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|Title:||Liquid Phase Epitaxial Indium-Gallium-Arsenide - Phosphide Avalanche Photodiodes for Near-Infrared Detection|
|Author(s):||Cook, Louis Walter|
|Department / Program:||Electrical Engineering|
|Degree Granting Institution:||University of Illinois at Urbana-Champaign|
|Subject(s):||Engineering, Electronics and Electrical|
|Abstract:||The fabrication and characterization of InGaAsP/InP avalanche photodiodes for near-infrared detection is described in detail. Particular material requirements which must be satisfied for these devices are considered and the special techniques involved in the use of liquid phase epitaxy which have been developed for preparing such material will be discussed. The impact ionization coefficients in InP which are important for the design of low noise avalanche photodiodes have been experimentally determined. A special device structure consisting of an InP p-n junction for multiplication and an InGaAsP or InGaAs layer for absorption is presented which results in a substantial decrease in dark current over what is typically observed in simple InGaAsP p-n junctions.
As a result of this work, methods have been developed for the growth of compositionally uniform, high purity liquid phase epitaxal layers. It has been shown that growth must take place at a constant temperature to avoid compositionally graded layers. Baking techniques have been developed for purifying the growth solutions and the net doping levels of the n-type layers have been reduced to 1 x 10('15) cm('-3) in InP and decreases throughout the lattice matched InGaAsP alloy range to about 2 x 10('14) cm('-3) in InGaAs.
A new device structure has been devised which allows routine photocurrent measurements for illumination from either side of a p-n junction and has been used to obtain the most reliable InP ionization coefficient data yet reported. These parameters have been determined over a wider range of electric fields than has ever been reported before. It was found that the ionization rate for holes is greater than electrons by a factor of 4 at low fields (2.5 x 10('5) V/cm) and decreases to about 1.3 at high fields (7.0 x 10('5) V/cm).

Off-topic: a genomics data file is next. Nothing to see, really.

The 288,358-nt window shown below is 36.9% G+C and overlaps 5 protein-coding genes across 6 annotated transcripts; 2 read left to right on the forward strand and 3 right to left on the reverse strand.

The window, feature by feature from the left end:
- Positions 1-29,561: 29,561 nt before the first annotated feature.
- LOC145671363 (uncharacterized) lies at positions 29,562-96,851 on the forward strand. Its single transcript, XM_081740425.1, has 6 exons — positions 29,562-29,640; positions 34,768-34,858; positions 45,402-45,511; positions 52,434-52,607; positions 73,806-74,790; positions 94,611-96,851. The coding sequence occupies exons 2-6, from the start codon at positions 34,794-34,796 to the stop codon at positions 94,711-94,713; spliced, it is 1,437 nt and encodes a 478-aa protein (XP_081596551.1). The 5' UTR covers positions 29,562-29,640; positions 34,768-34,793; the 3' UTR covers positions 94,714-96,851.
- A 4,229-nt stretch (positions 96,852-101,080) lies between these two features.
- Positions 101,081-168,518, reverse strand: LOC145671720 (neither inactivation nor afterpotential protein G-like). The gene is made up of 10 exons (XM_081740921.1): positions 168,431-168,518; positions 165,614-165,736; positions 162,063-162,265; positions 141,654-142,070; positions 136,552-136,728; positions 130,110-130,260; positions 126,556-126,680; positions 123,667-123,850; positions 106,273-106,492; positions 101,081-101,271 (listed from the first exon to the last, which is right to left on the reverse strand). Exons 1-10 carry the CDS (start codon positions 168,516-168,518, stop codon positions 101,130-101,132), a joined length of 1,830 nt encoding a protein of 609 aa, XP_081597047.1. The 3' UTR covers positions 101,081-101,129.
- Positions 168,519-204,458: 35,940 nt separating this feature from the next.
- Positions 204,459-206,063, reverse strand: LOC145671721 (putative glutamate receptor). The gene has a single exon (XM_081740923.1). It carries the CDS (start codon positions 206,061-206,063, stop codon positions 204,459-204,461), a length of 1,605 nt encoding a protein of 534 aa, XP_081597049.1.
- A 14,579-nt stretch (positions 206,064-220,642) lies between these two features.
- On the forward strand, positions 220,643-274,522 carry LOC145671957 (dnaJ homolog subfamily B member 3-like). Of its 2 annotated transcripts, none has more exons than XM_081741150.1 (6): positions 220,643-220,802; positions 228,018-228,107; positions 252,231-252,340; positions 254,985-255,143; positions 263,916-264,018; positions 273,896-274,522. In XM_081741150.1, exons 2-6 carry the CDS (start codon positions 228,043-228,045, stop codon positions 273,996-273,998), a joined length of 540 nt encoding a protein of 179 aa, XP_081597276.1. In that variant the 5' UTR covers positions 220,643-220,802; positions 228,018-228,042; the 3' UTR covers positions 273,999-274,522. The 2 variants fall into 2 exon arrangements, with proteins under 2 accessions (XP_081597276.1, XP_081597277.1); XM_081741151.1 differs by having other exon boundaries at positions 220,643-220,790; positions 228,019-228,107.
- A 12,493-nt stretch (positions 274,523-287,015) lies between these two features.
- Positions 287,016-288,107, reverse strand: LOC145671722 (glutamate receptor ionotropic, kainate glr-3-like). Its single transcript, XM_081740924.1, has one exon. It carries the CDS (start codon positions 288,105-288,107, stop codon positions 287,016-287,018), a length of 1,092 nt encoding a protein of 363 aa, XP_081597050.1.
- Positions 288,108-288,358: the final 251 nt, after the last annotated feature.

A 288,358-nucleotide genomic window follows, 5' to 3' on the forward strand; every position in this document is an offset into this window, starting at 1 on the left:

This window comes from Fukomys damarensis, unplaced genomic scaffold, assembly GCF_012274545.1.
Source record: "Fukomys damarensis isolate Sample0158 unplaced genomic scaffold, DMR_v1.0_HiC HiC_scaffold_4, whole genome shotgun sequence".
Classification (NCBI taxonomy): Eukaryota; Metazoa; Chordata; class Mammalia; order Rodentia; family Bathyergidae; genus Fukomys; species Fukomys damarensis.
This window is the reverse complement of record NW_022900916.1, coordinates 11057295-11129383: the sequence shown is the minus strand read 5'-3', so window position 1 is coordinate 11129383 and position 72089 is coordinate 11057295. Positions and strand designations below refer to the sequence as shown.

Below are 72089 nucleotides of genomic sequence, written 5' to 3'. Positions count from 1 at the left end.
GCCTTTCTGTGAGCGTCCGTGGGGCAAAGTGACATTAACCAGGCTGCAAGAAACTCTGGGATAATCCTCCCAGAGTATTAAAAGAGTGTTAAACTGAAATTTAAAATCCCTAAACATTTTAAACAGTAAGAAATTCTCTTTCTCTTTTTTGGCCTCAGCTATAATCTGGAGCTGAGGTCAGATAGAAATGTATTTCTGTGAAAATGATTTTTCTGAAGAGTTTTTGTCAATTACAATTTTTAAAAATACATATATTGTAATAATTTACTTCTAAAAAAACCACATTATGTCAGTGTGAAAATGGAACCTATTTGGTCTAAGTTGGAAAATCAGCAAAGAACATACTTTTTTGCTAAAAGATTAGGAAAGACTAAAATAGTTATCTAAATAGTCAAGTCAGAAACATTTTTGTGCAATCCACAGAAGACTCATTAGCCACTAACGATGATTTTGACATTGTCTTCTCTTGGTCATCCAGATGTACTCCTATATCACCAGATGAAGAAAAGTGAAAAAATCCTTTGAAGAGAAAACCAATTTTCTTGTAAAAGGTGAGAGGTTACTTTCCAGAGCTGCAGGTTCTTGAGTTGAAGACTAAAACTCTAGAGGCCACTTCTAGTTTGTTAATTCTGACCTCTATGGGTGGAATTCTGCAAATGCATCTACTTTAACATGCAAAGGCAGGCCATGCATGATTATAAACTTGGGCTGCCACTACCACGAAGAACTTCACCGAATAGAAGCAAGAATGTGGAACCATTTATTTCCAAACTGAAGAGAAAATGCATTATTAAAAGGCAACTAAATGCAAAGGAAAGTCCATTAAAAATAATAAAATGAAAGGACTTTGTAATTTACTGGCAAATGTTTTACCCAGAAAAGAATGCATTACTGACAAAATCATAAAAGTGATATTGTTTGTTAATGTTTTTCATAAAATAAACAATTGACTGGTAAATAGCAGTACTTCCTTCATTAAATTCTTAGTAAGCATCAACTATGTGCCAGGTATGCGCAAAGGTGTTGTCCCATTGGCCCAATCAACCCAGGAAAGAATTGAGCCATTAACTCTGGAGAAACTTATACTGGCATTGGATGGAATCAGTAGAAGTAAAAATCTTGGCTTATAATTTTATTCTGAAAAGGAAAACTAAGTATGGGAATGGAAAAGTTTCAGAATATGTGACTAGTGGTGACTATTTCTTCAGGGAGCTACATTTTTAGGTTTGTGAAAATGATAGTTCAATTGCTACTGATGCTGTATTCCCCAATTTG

The dark currents in InGaAsP avalanche photodiodes have been reduced to less than 10 nA by placing the p-n junction in the larger bandgap InP. Substantial avalanche gains, fast response times, and high quantum efficiencies have been observed in these devices. This structure appears to be very suitable for high data rate, fiber optic communications applications.
Thesis (Ph.D.)--University of Illinois at Urbana-Champaign, 1982.
|Date Available in IDEALS:||2014-12-15|
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Dissertations and Theses - Electrical and Computer Engineering
Dissertations and Theses in Electrical and Computer Engineering
Graduate Dissertations and Theses at Illinois
Graduate Theses and Dissertations at Illinois